Dots and Loops

liner notes and doodles in pop

Geike Arnaert covers The Shins

Remember that band Hooverphonic?  Well long-time frontwoman Geike Arnaert left the band in 2008 and has since released a solo album in 2011 and played a handful of dates.

Which brings us to this unlikely little curiosity, a lovely electronic cover of the Shins’ ”Simple Song.”  Check out the guy on the iPad.

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Confessions of a Michael Stipe

“It’s only been six months,” longtime R.E.M. frontman Michael Stipe says quietly. “So it’s really hard to even figure out who I am.” The 52-year-old is of course referring to life after his band, who — after three decades, 15 albums, and a meteoric rise from indie icons to mainstream superstars — announced they planned to “call it a day.”

“It’s pretty wild,” Stipe says. “I have this sensation that I’ve never felt … It’s kind of a newfound freedom.”

It was the end of an era, and not only for Stipe, but for anyone who’d grown up with REM. And yet, even as Stipe soul-searches, he is making some of the most creative work of his life. He’s got a studio in downtown Manhattan, where he is creating bronze sculptures of old cameras and cassette tapes. He’s producing a documentary about Internet fame. He (was) on Instagram, until a few weeks ago, when he proclaimed he did not want “any part” of Facebook “up in my grill.” And he has a crazy, beautiful, eccentric Tumblr — Confessions of a Michael Stipe — that he uses as a scrapbook to document it all. We sat down with Stipe at the Tumblr offices (among many giddy staffers) to get inside his head.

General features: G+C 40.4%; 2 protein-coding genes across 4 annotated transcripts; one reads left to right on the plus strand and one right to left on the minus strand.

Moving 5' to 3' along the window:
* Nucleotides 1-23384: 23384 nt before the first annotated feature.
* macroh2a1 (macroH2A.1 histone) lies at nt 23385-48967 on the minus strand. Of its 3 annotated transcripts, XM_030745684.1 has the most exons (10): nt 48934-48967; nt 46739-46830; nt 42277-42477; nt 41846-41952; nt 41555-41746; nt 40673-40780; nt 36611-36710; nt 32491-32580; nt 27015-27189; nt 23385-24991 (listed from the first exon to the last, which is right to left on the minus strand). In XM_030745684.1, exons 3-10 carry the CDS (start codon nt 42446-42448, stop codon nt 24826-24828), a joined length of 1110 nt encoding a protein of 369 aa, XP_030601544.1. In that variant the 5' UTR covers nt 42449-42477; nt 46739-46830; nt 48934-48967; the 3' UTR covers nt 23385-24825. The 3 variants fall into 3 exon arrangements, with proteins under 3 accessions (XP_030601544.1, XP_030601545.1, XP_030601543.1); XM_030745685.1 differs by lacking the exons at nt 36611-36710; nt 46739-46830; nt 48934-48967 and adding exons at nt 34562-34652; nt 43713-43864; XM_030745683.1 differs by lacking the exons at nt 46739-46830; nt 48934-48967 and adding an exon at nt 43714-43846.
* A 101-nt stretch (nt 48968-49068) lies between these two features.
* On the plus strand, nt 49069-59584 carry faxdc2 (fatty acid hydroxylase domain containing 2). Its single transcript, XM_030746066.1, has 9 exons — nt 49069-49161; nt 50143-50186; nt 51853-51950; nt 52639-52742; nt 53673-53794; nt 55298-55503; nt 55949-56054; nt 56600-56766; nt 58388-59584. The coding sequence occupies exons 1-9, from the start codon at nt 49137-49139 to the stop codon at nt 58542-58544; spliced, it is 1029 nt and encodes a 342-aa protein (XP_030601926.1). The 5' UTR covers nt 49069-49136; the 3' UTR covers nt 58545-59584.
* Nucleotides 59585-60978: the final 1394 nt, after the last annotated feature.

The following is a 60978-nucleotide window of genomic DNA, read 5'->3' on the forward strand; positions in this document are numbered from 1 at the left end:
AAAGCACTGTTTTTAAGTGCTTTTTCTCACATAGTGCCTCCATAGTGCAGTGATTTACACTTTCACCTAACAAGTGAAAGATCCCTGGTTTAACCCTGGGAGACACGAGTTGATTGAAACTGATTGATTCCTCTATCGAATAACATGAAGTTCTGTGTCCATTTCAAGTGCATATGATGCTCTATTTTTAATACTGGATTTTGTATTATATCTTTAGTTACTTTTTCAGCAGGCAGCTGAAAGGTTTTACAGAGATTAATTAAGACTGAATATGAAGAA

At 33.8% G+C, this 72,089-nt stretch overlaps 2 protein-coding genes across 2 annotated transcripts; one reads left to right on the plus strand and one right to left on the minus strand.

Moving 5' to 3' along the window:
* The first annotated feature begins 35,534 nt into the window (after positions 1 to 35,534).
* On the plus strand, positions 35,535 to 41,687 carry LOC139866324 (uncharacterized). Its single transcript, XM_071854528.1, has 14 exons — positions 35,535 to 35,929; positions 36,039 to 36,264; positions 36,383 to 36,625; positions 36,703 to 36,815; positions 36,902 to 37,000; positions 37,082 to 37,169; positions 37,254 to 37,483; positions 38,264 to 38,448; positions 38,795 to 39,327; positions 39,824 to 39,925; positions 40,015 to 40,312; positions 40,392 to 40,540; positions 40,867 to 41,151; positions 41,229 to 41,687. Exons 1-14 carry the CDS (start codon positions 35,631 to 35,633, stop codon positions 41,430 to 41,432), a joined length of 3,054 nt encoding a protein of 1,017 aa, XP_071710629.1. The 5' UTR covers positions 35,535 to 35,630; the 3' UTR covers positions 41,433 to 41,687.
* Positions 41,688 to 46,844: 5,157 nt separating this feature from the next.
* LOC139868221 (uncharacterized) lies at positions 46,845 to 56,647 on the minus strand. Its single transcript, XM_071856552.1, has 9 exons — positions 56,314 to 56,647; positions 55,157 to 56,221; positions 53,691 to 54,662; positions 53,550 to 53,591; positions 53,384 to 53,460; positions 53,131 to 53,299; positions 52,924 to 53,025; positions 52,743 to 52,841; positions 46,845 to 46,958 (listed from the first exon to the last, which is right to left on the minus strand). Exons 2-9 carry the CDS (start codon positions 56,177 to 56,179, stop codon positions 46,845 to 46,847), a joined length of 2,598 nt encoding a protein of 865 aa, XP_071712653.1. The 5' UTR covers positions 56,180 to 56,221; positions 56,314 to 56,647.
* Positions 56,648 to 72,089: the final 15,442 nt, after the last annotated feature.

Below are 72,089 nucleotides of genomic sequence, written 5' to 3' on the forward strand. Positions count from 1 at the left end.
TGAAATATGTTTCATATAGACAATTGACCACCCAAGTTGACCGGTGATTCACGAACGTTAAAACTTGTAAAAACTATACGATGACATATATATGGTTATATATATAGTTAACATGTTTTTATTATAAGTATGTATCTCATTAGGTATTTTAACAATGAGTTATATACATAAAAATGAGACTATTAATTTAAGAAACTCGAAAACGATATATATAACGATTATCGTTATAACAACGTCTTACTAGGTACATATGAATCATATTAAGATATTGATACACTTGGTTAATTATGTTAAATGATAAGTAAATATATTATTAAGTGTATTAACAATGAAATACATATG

The new film from Whit Stillman Damsels in Distress is easily his weakest yet no less makes you see the world differently when you leave it.  That is, in  gauzy shades of pink, magenta, and hairspray.  A knowingly artificial, pleasing confection of 99 minutes that is somehow overlong.  Call it rust and cross your fingers we don’t have to wait another 20 years for another.

The new film from Whit Stillman Damsels in Distress is easily his weakest yet no less makes you see the world differently when you leave it. That is, in gauzy shades of pink, magenta, and hairspray. A knowingly artificial, pleasing confection of 99 minutes that is somehow overlong. Call it rust and cross your fingers we don’t have to wait another 20 years for another.

The Wake, “O Pamela” from their classic album Here Comes Everybody.  How did I not know about this before????  As my co-worker blithely put it, “What?! This is so good, it’s like better versions of every song in The Breakfast Club.

(Source: Spotify)